Killing Frank McGee

Description

220 pages
$19.95
ISBN 1-894263-32-4
DDC 813'.54

Author

Year

2001

Contributor

Reviewed by Bob Forsey

Bob Forsey is the education officer at the Newfoundland Museum in St.
John’s.

Review

In hockey, it takes more than skills and courage to win: you must be
mercilessly brutal. Such was the philosophy of Alf Smith, playing coach
of the first hockey dynasty in Canada, the Ottawa Silver Seven, Stanley
Cup champions from 1903 to 1906. Led by superstar Frank McGee’s goal
scoring and Smith’s coaching, the Silver Seven employed skill,
courage, and brutality to dominate senior hockey in Canada in the early
1900s.

Killing Frank McGee also shows how skills and brutality were applied in
the carnage of the Great War. Flashing back and forth in time and place
between Ottawa (1903–07) and the front in France (September 1916),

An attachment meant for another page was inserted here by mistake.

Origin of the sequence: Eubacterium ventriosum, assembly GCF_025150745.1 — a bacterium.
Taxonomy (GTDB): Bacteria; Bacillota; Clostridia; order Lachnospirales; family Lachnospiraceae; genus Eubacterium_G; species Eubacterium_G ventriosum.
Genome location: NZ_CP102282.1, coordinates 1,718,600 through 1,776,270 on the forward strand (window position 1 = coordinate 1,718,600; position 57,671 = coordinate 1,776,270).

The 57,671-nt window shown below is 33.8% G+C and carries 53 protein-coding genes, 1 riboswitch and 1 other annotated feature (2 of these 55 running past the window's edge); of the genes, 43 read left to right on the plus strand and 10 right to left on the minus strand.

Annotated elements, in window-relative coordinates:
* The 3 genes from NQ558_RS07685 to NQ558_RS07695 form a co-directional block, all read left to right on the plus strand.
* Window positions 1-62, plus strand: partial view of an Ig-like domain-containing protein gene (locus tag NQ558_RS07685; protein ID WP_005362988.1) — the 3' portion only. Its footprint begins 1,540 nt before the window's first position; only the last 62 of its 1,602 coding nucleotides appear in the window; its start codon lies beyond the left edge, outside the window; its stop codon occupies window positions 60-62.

Reddick describes how Alf Smith built the Ottawa Silver Seven into a
ruthless hockey machine. He shows how “winning at all costs” played
out in war, business, and society: having observed graft, corruption,
and brutality in business and government, Smith applied his insights to
winning hockey games.

Frank McGee, hockey superstar and nephew of the assassinated Father of
Confederation, Thomas D’Arcy McGee, was raised in a privileged society
in Sandy Hill. He was killed in a senseless war and rests in an unmarked
grave in the Somme because honor and duty compelled him to enlist.

Citation

Reddick, Don., “Killing Frank McGee,” Canadian Book Review Annual Online, accessed July 16, 2024, https://cbra.library.utoronto.ca/items/show/7410.